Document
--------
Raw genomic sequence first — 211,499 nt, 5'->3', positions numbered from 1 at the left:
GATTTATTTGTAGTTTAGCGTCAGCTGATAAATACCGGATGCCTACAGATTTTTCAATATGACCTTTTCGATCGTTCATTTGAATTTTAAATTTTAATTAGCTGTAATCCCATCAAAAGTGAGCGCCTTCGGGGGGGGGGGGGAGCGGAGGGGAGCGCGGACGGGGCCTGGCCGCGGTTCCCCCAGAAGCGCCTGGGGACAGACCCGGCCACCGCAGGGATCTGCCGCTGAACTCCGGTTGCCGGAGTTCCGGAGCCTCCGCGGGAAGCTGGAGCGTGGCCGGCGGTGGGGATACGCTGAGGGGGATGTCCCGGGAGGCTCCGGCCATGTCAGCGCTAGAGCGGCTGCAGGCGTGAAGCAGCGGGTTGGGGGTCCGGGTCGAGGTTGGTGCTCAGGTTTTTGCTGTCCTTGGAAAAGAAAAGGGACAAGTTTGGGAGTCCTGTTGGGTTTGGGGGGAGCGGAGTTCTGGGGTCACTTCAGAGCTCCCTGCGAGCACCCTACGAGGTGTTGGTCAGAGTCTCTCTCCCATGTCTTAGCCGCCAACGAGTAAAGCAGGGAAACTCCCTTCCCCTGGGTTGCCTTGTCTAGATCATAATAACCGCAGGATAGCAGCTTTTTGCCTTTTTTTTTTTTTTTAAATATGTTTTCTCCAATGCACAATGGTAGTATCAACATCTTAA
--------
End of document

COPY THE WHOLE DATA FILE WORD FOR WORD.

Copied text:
Raw genomic sequence first — 211,499 nt, 5'->3', positions numbered from 1 at the left:
GATTTATTTGTAGTTTAGCGTCAGCTGATAAATACCGGATGCCTACAGATTTTTCAATATGACCTTTTCGATCGTTCATTTGAATTTTAAATTTTAATTAGCTGTAATCCCATCAAAAGTGAGCGCCTTCGGGGGGGGGGGGGAGCGGAGGGGAGCGCGGACGGGGCCTGGCCGCGGTTCCCCCAGAAGCGCCTGGGGACAGACCCGGCCACCGCAGGGATCTGCCGCTGAACTCCGGTTGCCGGAGTTCCGGAGCCTCCGCGGGAAGCTGGAGCGTGGCCGGCGGTGGGGATACGCTGAGGGGGATGTCCCGGGAGGCTCCGGCCATGTCAGCGCTAGAGCGGCTGCAGGCGTGAAGCAGCGGGTTGGGGGTCCGGGTCGAGGTTGGTGCTCAGGTTTTTGCTGTCCTTGGAAAAGAAAAGGGACAAGTTTGGGAGTCCTGTTGGGTTTGGGGGGAGCGGAGTTCTGGGGTCACTTCAGAGCTCCCTGCGAGCACCCTACGAGGTGTTGGTCAGAGTCTCTCTCCCATGTCTTAGCCGCCAACGAGTAAAGCAGGGAAACTCCCTTCCCCTGGGTTGCCTTGTCTAGATCATAATAACCGCAGGATAGCAGCTTTTTGCCTTTTTTTTTTTTTTTAAATATGTTTTCTCCAATGCACAATGGTAGTATCAACATCTTAA